The extraordinary steps may have put some of the central government's muscle behind MEP enforcement, which has often been criticized as toothless.

Some 28,000 police officers and 800,000 civilians were mobilized for the event to ensure security and enforce emergency rules, Xinhua said.

But even in Beijing, some of the rules were blatantly disobeyed.

On Nov. 4, the city's environmental protection bureau found 16 cement mixing plants and construction sites were continuing to work as usual despite a ban on activity that was supposed to last through the summit ending on Nov. 11, the official English-language China Daily said.

Construction workers were unhappy with the stoppages because they only receive half-pay when their projects are suspended, the paper reported.

Inspectors also found dozens of enterprises and construction projects in Shijiazhuang, capital of neighboring Hebei province, ignoring the business bans, The New York Times said.

Effect on business

There may be nothing extraordinary about violations of environmental rules, but they may raise questions about whether the rule of law campaign has had any effect on everyday business, even under the spotlight of an international event.

Recent reports on China's steel industry suggest manufacturers are continuing to defy orders to cut production under the government's five-year anti-smog plan announced in 2013, despite the additional threat from the rule of law push.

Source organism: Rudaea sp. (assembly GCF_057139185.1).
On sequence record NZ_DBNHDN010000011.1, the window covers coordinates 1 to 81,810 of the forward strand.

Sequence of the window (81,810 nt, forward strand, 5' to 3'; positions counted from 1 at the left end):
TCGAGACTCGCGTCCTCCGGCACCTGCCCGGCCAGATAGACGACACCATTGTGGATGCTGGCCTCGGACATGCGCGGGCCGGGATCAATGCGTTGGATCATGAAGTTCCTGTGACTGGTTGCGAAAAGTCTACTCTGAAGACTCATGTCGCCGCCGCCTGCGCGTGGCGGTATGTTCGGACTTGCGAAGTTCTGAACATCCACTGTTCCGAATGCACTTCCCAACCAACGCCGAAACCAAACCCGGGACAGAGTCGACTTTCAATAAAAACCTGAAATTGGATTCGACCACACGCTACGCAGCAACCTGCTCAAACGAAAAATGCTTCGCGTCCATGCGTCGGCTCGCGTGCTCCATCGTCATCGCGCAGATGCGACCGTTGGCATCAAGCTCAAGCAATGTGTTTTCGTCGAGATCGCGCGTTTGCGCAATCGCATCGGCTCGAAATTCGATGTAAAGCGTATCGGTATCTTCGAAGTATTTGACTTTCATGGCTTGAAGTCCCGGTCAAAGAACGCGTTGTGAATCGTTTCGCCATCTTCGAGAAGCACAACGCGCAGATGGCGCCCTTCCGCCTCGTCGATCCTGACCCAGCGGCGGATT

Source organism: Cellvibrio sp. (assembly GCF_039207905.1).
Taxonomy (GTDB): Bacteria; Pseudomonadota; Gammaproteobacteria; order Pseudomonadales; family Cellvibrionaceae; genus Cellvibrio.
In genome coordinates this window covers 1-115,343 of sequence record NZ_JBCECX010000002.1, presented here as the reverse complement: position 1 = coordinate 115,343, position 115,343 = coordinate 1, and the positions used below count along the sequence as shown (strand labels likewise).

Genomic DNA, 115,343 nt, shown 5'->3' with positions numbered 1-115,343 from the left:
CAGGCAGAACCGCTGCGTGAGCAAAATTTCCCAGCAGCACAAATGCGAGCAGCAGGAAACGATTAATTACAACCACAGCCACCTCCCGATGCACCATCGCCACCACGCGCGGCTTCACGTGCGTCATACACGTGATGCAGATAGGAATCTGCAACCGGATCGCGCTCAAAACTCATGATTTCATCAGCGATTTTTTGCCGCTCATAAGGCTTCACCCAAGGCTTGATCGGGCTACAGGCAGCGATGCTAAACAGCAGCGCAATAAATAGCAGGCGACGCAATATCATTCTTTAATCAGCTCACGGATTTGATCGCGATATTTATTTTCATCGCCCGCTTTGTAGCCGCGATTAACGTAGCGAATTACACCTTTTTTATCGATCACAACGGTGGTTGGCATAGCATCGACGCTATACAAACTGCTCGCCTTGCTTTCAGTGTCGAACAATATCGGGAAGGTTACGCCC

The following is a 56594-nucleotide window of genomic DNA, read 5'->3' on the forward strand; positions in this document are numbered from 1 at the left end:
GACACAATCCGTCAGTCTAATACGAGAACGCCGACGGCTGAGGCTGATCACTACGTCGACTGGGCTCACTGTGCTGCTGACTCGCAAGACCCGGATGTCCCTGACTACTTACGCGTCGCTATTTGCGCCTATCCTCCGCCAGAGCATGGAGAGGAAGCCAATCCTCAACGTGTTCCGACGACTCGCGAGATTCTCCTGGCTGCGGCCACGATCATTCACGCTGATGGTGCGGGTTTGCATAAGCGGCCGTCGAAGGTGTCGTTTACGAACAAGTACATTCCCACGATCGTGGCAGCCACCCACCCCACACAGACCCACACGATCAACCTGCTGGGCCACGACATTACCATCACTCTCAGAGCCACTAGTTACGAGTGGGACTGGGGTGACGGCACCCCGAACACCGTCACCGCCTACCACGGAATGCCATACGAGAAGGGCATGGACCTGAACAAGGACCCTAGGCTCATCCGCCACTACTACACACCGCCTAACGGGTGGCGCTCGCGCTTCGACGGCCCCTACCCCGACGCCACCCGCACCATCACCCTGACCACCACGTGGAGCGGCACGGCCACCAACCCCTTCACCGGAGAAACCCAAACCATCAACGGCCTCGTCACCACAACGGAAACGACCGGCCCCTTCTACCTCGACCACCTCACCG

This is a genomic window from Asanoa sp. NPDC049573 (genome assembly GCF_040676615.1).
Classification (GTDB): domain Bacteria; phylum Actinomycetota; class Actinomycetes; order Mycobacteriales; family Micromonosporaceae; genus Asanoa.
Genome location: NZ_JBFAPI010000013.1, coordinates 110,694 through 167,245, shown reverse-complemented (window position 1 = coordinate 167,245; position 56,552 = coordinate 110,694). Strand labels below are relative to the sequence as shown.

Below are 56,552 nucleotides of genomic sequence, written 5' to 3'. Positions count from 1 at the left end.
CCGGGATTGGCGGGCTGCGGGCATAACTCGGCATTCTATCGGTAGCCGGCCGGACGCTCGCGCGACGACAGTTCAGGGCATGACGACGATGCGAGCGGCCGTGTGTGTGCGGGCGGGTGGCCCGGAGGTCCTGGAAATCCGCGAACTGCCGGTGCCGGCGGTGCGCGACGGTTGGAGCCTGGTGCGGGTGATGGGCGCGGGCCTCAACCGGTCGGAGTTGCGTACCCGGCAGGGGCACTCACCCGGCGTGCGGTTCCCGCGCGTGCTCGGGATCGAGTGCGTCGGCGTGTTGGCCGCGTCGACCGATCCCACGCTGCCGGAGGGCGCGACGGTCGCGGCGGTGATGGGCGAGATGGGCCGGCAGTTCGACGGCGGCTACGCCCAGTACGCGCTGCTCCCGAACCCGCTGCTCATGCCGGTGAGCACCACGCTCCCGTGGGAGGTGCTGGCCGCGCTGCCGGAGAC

In October, the China Iron and Steel Association (CISA) said industry output rose to record levels in the first nine months of the year, plunging prices to an 11-year low, Xinhua reported.

Total crude steel production rose 2.3 percent to 618 million metric tons (681 million tons) in the period, accounting for over half the world's output, CISA said.

The overproduction prompted the CPP flagship paper People's Daily to complain that steel is now "almost as cheap by weight as Chinese cabbage," Reuters reported.

On Oct. 20, Xinhua blamed the lack of a rule of law for a host of economic problems, including "overcapacity, real estate bubbles, risks of local government debts and shadow banks."

But whether the government will crack down on industry resistance to its policies under the rule of law remains to be seen.

Although Xinhua cited shadow banking as one of "the pains currently suffered by the Chinese economy," it was also unclear whether the rule of law would be used to close down the avenue of alternative financing offered by China's big banks.

Last month, a report by the Financial Stability Board of the Group of 20 leading industrialized nations said China's shadow banking sector had grown rapidly to become the third-largest in the world.